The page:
A year ago, pleas for an ice-cream cone would’ve detonated animated warnings giving Hong Kong Phooey a run for his money. Neither of us willing to concede the last word to the other in our game of good cop, deranged cop. “Oh Gawd, ice-cream. It’ll give you a sore nose and head”. “Yeah, ice-cream makes you really sick and you’ll have to go to hospital.” I paused to deliver a withering sideways glance in response to this tempered statement before gently adding “well, that could happen if you eat too much of it. Like a swimming pool’s worth”. Less condescending usurper of unfiltered reasoning than Pink Panther laid-backness, I felt.
Hong Kong Phooey expertly eliminates the deadly 99
This year we prepared to chaperone their first stepping out from the newsagents together, fearful it wouldn’t prevent one of them kamikazeing to the ground. She looked through one of us, then the other, and silently mastered it within seconds. Another marker of her skip towards girlhood that announced itself in the unlikeliest of ways.
The rest of the afternoon yawned out in front us, egging us on to take it as it came now that naps are all but erased from the schedule. Her buggy was jettisoned in favour of swaggering ahead with one hand determinedly in a side-pocket before she turned back to reclaim it for her pair of dinosaurs, but we’re too big to fit in, so she belted in her two toy dinosaurs instead. Complaints that her dress didn’t match her runners were ignored, and though she hasn’t a notion what matching means, I exhaled in grim acceptance that her comprehension of it will roll round soon and we’ll all be fucked then.
Those blinding white teeth definitely didn’t match the smile. And the eyes were way out. One dinosaur politely threatened to eat the other while we awaited our coffees, silently studying an amatuer painting above my head. “Nelson Mandela starring George Clooney”, he finally deadpaned, turning away to hide his smile, knowing I wouldn’t better it. It’s the slight movements that announce his air-punches the loudest. With a price-tag of €200, the artist had got to be joking. Perhaps that was the point. In which case, give me the palette and brushes, and I’ll give you Chris deBurgh, starring Enya. Or, more likely, a Lada. An early prototype, anyway.
American tourists lined the tables opposite. Retired mostly, wearing appropriate attire for the scorcher of a day that was in it. One woman studied a landscape painting over her shoulder by peering through glasses perched on the bridge of her nose. Not unlike my Geography teacher whenever I attempted to explain why I hadn’t my homework done. One of those intimidating moves she used to pull along with marching a girl off to head office with a note delivering some urgent news (“Fancy a pint after? This lot are doing my head in”).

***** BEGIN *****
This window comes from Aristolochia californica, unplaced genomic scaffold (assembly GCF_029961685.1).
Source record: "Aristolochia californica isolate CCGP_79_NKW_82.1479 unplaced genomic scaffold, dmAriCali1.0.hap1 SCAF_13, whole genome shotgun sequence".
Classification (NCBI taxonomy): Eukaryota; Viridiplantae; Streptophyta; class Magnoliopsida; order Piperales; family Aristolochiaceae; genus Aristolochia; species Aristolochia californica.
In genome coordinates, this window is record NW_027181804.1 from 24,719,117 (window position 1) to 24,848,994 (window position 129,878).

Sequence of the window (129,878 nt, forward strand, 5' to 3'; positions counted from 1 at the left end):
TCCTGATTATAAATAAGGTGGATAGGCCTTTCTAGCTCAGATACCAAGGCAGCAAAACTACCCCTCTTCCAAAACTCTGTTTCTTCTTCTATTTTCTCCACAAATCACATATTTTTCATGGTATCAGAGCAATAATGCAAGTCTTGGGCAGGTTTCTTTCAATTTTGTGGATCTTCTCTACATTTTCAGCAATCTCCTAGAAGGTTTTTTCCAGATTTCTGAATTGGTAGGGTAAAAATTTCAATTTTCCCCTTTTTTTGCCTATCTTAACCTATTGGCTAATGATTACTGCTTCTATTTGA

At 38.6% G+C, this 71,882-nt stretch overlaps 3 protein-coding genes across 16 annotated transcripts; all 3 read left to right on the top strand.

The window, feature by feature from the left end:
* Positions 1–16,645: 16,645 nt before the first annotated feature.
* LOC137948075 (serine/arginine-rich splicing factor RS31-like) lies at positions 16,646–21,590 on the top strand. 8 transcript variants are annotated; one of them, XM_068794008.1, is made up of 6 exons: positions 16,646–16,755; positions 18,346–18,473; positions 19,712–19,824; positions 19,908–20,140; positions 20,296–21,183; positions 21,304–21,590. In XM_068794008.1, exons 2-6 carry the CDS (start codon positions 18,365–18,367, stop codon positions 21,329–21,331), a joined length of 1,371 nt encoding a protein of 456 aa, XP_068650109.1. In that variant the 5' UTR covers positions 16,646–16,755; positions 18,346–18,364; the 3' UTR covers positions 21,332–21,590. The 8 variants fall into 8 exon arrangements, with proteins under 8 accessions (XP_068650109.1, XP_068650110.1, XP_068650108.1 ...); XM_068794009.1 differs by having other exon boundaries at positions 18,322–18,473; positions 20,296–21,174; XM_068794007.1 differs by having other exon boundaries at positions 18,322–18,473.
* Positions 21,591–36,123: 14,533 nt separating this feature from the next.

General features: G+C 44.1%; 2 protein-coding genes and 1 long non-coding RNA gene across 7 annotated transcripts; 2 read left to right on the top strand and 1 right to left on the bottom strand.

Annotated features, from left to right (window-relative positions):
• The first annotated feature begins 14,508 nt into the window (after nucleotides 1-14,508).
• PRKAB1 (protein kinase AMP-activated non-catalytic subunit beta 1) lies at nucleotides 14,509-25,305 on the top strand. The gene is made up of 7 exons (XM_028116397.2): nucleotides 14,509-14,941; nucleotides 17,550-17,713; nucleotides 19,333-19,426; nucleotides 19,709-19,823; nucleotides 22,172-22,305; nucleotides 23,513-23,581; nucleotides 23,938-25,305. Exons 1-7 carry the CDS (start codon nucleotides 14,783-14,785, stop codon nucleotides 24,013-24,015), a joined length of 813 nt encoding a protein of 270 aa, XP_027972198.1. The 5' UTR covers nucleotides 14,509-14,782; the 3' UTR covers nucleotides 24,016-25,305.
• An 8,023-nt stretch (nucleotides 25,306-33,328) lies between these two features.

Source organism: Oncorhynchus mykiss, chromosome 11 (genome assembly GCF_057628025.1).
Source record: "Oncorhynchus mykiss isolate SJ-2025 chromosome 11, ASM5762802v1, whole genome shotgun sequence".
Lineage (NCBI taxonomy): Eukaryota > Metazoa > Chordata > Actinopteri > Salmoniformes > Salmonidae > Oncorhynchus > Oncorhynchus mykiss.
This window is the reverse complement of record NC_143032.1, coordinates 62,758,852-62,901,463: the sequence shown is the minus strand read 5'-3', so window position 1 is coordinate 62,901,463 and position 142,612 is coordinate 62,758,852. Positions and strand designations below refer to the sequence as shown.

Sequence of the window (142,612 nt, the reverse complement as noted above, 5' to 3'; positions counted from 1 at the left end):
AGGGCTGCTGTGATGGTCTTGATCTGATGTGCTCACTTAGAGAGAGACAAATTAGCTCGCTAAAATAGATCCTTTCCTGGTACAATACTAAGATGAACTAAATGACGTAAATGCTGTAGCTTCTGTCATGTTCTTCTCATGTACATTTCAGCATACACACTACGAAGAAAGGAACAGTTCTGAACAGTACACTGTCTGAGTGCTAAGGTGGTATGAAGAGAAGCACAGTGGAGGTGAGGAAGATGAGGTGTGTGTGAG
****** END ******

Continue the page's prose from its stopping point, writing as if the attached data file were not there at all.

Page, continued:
I imagined our neighbours were on the big retirement holiday, having taken an ice-pick to that golden egg they’d been squirreling over a life-time of toil. Like any thoughts on the lives of others, they turned back towards mine. I momentarily tried to work out how many more years I’ll need to punch the clock before I bow out to mount the proverbial VW camper. But I tripped over words like pension and plans and grazed both knees of my dreams. “You have a pensionable job!”, I finally blurted. What I meant to say next was that I’ll catch up with him if he wants to bugger off to France, but it came out like “ah I’ll probably die first anyway.” He just smiled like he’d been bemusedly reading my thought-bubbles, and brought my anxiety to a close with the trusty reliable statement of denial: “We’ll be graaaaaaaaaaaaaaaaand.”
C’mon, man. What’s keeping you?, I wondered as the pair of us hovered on the kerb out front at the foot of the steps leading up to the cafe. Diddly-di music wafted through the streets, pumped across the square from one of the few surviving relics from pre-recession times – the independent music shop. They’ve had to survive somehow. I resisted the urge to peer in the window over the invisible specs on the bridge of my nose for fear of being confronted with Daniel’s big face, or worse still – Enya (cowers), or maybe that was actually Chris.
I looked down to see her tapping her foot in tune to the music before quickly scanning the nearby loiterers to clock who she was copying. No-one. She was, of course, doing her own thing. There was nothing else for it but to take her lead and join in.